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Moto Coffee REV-olution

5 moto locations and one drink you need to check out

Funny how a simple bean can bring the world together. But it does, as Howard Schultz will attest.

If you thought coffee was as old as mankind itself, or even the Egyptian pyramids, you’d be wrong. Coffee actually didn’t kick into first gear until the 15th century, about the time Columbus was putting the band together for his first sail to the edge of the earth. We’re not actually confident Columbus got a whiff of the stuff, since its origins were occurring in places like Africa and Arabia, and you’d have to be nuts to try and go there.

Since coffee is loved by the masses, it can be used as a magnet to bring together sub-cultures of the human race. There are Christian coffee houses, artsy espresso bars, and an endless number of other theme-focused outlets. For everyone else there are chain stores that have little to no personality. As we dig into the human brain we realize, when it comes to coffee, we love personality.

Brainstorm! Create a coffee shop with some motorcycle personality, draw in the enthusiasts and, bingo, you’ve got a sub-culture. This has got to be more interesting than visiting a McCoffee store.

And interesting it is. If there’s one thing motorcyclists in general enjoy, it’s meeting up with other riders and checking out one another’s bikes.

You see what’s going on here – right? Coffee is the lure, but the experience that goes with it is worth the trip. Heck – we can sit at home and make our own coffee, but we can’t look at other peoples’ bikes for god sakes.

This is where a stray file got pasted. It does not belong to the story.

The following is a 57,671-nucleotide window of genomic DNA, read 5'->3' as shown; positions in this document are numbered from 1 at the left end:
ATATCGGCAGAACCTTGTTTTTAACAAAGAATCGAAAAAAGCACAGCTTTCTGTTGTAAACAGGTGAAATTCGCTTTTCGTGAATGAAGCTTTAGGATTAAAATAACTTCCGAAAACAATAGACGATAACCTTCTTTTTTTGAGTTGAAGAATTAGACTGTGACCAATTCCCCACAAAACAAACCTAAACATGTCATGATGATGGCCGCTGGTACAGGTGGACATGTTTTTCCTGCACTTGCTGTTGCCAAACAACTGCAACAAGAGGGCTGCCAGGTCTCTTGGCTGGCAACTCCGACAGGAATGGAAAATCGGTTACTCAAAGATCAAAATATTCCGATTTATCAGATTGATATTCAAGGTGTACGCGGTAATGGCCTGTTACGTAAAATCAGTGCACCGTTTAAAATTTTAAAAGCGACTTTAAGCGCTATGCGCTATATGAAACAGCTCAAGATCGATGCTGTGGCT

So as long as the coffee ranges from good to damn fine, let’s make a trip to five moto-themed locations scattered around the Pacific Northwest and see what there is to see. And if the weather is lousy, we’ve included our own coffee creation for you to enjoy while the bike camps out in the garage.

See See Motor Coffee Company, Portland, OR

This may well be the Pacific Northwest’s original moto-themed coffee bar, which opened in June of 2010. I know – you were thinking they must have been around even longer – right? Like maybe since the great pyramids… One look at the website, or one step into the shop, it’s very apparent that while coffee comes with a high profit margin, you need to consider purchasing something else around you (anyone remember when Starbucks used to sell CDs?). Here you’ll find hats and shirts – lots of shirts, motorcycle parts, helmets, jackets, safety gear, and more. One thing is for sure, during high coffee hours you’ll find plenty of other bikes to gawk at.

The Wick, Seattle, WA

Seattle, Coffee, Motorcycles – DUH! But this was well thought out. The owners of The Wick opened their coffee shop next door to the Motoshed, an incubator for small motorcycle businesses, tech and do-it-yourself tech slots. Coffee – yep. Hats, shirts, cozies, buttons, patches? You bet!  Stop in on a sunny Saturday morning where you’re sure to find a hundred or so motorcyclists cross-pollenating amongst one another’s bikes (if you have a photographic mind, stop right now). If you live out of town, when you visit Seattle - are you going to the green mermaid or The Wick? They're set to open an auxiliary location inside the Seattle Triumph dealership soon.